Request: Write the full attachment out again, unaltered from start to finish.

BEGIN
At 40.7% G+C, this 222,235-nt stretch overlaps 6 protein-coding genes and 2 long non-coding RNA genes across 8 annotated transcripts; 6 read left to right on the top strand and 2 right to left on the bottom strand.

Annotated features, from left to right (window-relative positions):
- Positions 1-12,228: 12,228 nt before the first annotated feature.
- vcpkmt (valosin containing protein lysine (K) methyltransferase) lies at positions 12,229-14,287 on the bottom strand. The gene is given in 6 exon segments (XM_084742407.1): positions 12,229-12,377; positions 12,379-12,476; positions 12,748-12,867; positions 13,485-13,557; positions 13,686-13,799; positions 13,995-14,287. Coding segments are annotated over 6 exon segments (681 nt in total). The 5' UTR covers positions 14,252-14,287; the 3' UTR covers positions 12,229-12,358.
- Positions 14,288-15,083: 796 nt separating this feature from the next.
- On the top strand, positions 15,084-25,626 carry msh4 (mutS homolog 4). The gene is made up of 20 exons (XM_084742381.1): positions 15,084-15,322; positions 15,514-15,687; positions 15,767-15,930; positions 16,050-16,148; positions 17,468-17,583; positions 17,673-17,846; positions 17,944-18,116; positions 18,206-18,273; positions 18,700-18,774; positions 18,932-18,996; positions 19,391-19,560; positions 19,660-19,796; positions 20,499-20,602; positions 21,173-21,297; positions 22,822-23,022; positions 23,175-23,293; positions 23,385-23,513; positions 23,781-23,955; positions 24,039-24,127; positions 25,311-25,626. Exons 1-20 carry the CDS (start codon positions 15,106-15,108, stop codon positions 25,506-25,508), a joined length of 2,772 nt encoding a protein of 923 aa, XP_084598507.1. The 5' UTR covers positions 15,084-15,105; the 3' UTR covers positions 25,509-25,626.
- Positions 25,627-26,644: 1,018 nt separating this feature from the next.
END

At 40.7% G+C, this 222,235-nt stretch overlaps 6 protein-coding genes and 2 long non-coding RNA genes across 8 annotated transcripts; 6 read left to right on the top strand and 2 right to left on the bottom strand.

Annotated features, from left to right (window-relative positions):
- Positions 1-12,228: 12,228 nt before the first annotated feature.
- vcpkmt (valosin containing protein lysine (K) methyltransferase) lies at positions 12,229-14,287 on the bottom strand. The gene is given in 6 exon segments (XM_084742407.1): positions 12,229-12,377; positions 12,379-12,476; positions 12,748-12,867; positions 13,485-13,557; positions 13,686-13,799; positions 13,995-14,287. Coding segments are annotated over 6 exon segments (681 nt in total). The 5' UTR covers positions 14,252-14,287; the 3' UTR covers positions 12,229-12,358.
- Positions 14,288-15,083: 796 nt separating this feature from the next.
- On the top strand, positions 15,084-25,626 carry msh4 (mutS homolog 4). The gene is made up of 20 exons (XM_084742381.1): positions 15,084-15,322; positions 15,514-15,687; positions 15,767-15,930; positions 16,050-16,148; positions 17,468-17,583; positions 17,673-17,846; positions 17,944-18,116; positions 18,206-18,273; positions 18,700-18,774; positions 18,932-18,996; positions 19,391-19,560; positions 19,660-19,796; positions 20,499-20,602; positions 21,173-21,297; positions 22,822-23,022; positions 23,175-23,293; positions 23,385-23,513; positions 23,781-23,955; positions 24,039-24,127; positions 25,311-25,626. Exons 1-20 carry the CDS (start codon positions 15,106-15,108, stop codon positions 25,506-25,508), a joined length of 2,772 nt encoding a protein of 923 aa, XP_084598507.1. The 5' UTR covers positions 15,084-15,105; the 3' UTR covers positions 25,509-25,626.
- Positions 25,627-26,644: 1,018 nt separating this feature from the next.